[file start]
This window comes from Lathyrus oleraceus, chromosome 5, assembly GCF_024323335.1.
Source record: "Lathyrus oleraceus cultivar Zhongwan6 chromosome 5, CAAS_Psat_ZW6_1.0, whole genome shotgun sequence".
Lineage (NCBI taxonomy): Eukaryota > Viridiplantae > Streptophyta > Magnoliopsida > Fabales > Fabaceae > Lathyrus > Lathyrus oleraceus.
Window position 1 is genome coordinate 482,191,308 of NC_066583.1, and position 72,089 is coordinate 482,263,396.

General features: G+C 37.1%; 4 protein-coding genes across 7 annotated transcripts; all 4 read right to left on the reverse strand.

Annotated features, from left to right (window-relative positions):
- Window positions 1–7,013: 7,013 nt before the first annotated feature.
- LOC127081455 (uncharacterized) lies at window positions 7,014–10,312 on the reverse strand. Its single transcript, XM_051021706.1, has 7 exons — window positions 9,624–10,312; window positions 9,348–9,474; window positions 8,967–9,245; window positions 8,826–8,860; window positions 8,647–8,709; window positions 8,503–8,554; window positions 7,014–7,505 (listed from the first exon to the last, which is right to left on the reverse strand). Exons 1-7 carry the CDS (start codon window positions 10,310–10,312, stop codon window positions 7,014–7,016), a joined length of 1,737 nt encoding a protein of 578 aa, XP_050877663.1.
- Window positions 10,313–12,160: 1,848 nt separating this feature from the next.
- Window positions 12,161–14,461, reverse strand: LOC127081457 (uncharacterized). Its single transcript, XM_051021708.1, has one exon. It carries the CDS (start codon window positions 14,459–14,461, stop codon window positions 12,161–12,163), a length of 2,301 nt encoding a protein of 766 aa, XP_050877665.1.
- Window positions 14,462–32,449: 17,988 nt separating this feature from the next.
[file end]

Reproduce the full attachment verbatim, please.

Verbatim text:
This window comes from Lathyrus oleraceus, chromosome 5, assembly GCF_024323335.1.
Source record: "Lathyrus oleraceus cultivar Zhongwan6 chromosome 5, CAAS_Psat_ZW6_1.0, whole genome shotgun sequence".
Lineage (NCBI taxonomy): Eukaryota > Viridiplantae > Streptophyta > Magnoliopsida > Fabales > Fabaceae > Lathyrus > Lathyrus oleraceus.
Window position 1 is genome coordinate 482,191,308 of NC_066583.1, and position 72,089 is coordinate 482,263,396.

General features: G+C 37.1%; 4 protein-coding genes across 7 annotated transcripts; all 4 read right to left on the reverse strand.

Annotated features, from left to right (window-relative positions):
- Window positions 1–7,013: 7,013 nt before the first annotated feature.
- LOC127081455 (uncharacterized) lies at window positions 7,014–10,312 on the reverse strand. Its single transcript, XM_051021706.1, has 7 exons — window positions 9,624–10,312; window positions 9,348–9,474; window positions 8,967–9,245; window positions 8,826–8,860; window positions 8,647–8,709; window positions 8,503–8,554; window positions 7,014–7,505 (listed from the first exon to the last, which is right to left on the reverse strand). Exons 1-7 carry the CDS (start codon window positions 10,310–10,312, stop codon window positions 7,014–7,016), a joined length of 1,737 nt encoding a protein of 578 aa, XP_050877663.1.
- Window positions 10,313–12,160: 1,848 nt separating this feature from the next.
- Window positions 12,161–14,461, reverse strand: LOC127081457 (uncharacterized). Its single transcript, XM_051021708.1, has one exon. It carries the CDS (start codon window positions 14,459–14,461, stop codon window positions 12,161–12,163), a length of 2,301 nt encoding a protein of 766 aa, XP_050877665.1.
- Window positions 14,462–32,449: 17,988 nt separating this feature from the next.